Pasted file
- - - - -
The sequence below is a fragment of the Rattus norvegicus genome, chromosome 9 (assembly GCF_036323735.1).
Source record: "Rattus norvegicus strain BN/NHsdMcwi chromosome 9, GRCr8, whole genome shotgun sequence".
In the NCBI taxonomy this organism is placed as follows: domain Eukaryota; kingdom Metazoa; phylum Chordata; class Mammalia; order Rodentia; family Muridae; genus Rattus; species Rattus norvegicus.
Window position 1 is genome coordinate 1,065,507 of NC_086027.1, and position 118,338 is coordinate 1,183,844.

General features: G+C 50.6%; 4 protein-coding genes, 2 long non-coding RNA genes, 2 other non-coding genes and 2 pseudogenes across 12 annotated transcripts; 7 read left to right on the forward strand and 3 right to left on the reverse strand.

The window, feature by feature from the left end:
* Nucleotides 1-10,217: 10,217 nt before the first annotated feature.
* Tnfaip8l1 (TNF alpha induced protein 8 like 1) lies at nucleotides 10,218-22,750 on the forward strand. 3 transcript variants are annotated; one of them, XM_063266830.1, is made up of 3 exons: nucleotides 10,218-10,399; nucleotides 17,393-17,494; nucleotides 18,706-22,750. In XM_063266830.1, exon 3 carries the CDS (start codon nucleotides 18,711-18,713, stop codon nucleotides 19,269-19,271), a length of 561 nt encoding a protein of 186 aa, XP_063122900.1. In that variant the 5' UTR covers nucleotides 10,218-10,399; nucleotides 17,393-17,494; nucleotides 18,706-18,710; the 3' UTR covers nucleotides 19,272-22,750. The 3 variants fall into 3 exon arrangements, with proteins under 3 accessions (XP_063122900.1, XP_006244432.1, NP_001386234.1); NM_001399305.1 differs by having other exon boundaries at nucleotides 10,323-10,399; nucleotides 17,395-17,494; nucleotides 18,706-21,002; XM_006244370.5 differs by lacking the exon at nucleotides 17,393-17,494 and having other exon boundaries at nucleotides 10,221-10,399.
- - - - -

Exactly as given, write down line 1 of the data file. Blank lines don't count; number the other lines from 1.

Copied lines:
The sequence below is a fragment of the Rattus norvegicus genome, chromosome 9 (assembly GCF_036323735.1).